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Oil prices rose on Tuesday, canceling most of the previous day's losses, as tight supply and expectations of a further drop in U.S. crude inventories provided support, although fears over the spreading COVID-19 variant capped gains.
Brent crude for September rose 36 cents, or 0.5%, to $75.52 a barrel by as of report time, after losing 0.5% on Monday. U.S. West Texas Intermediate crude for August was at $74.45 a barrel, up 35 cents, or 0.5%, having fallen 0.6% the previous day.
Crude stockpiles have declined steadily for several weeks, with U.S. inventories falling to the lowest since February 2020 in the week to July 2.
China's crude imports in June edged up slightly from May, though they were down sharply from a year earlier when refiners snapped up cheap oil to supply a market recovering from the coronavirus.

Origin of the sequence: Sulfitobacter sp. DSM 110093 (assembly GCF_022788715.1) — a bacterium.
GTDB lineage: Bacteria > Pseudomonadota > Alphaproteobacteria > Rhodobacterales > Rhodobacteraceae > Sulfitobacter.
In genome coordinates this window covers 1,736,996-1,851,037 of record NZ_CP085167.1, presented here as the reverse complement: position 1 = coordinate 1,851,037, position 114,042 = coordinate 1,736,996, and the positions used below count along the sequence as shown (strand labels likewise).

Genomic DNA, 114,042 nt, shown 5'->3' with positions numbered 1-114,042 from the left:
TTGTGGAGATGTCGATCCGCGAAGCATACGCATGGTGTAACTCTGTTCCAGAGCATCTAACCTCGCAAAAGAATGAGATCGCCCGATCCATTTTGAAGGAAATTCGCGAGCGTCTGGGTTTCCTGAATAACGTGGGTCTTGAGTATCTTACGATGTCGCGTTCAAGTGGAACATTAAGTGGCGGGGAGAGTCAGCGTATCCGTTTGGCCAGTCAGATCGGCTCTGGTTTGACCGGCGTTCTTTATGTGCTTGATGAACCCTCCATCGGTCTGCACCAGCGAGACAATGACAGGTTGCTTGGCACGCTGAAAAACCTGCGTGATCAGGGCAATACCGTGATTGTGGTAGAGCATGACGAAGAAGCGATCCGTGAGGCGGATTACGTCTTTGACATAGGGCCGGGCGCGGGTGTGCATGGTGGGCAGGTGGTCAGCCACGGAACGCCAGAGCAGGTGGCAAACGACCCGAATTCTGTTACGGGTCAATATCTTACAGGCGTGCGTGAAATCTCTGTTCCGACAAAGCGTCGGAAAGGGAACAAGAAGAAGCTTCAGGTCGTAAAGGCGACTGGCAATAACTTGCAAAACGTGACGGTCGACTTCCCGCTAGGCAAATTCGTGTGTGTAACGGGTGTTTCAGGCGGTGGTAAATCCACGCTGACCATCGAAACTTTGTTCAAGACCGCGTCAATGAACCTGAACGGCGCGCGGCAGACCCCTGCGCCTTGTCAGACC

Investors shrugged off the Energy Information Administration's (EIA) monthly drilling productivity report which said crude output from seven major shale formations is expected to rise by 42,000 bpd in August, to 7.907 million bpd, compared with a 28,000 bpd rise in July.
Meanwhile, OPEC+ is yet to make progress closing divisions between Saudi Arabia and the United Arab Emirates that last week prevented a deal to raise oil output, making another policy meeting this week less likely, OPEC+ sources said.
Russian President Vladimir Putin and his U.S. counterpart Joe Biden did not discuss OPEC+ or global oil prices during an hour-long phone call on Friday, the Kremlin said on Monday.